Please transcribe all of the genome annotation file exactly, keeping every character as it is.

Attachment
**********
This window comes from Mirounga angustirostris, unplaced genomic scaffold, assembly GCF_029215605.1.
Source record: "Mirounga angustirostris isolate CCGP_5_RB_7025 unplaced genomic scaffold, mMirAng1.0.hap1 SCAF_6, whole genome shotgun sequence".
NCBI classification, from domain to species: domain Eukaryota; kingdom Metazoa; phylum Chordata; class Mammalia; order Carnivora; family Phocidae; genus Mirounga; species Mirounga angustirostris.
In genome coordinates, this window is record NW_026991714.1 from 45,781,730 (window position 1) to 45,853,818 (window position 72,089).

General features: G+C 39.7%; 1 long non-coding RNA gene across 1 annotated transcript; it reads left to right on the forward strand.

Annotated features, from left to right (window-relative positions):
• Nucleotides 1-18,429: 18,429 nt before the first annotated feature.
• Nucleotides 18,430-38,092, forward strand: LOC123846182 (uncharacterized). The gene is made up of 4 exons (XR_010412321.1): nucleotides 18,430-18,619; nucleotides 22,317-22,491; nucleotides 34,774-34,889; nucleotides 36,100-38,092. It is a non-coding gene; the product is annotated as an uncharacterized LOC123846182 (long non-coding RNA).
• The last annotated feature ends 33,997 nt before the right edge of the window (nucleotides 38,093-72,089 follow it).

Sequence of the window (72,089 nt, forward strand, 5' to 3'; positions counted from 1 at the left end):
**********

This window comes from Mirounga angustirostris, unplaced genomic scaffold, assembly GCF_029215605.1.
Source record: "Mirounga angustirostris isolate CCGP_5_RB_7025 unplaced genomic scaffold, mMirAng1.0.hap1 SCAF_6, whole genome shotgun sequence".
NCBI classification, from domain to species: domain Eukaryota; kingdom Metazoa; phylum Chordata; class Mammalia; order Carnivora; family Phocidae; genus Mirounga; species Mirounga angustirostris.
In genome coordinates, this window is record NW_026991714.1 from 45,781,730 (window position 1) to 45,853,818 (window position 72,089).

General features: G+C 39.7%; 1 long non-coding RNA gene across 1 annotated transcript; it reads left to right on the forward strand.

Annotated features, from left to right (window-relative positions):
• Nucleotides 1-18,429: 18,429 nt before the first annotated feature.
• Nucleotides 18,430-38,092, forward strand: LOC123846182 (uncharacterized). The gene is made up of 4 exons (XR_010412321.1): nucleotides 18,430-18,619; nucleotides 22,317-22,491; nucleotides 34,774-34,889; nucleotides 36,100-38,092. It is a non-coding gene; the product is annotated as an uncharacterized LOC123846182 (long non-coding RNA).
• The last annotated feature ends 33,997 nt before the right edge of the window (nucleotides 38,093-72,089 follow it).

Sequence of the window (72,089 nt, forward strand, 5' to 3'; positions counted from 1 at the left end):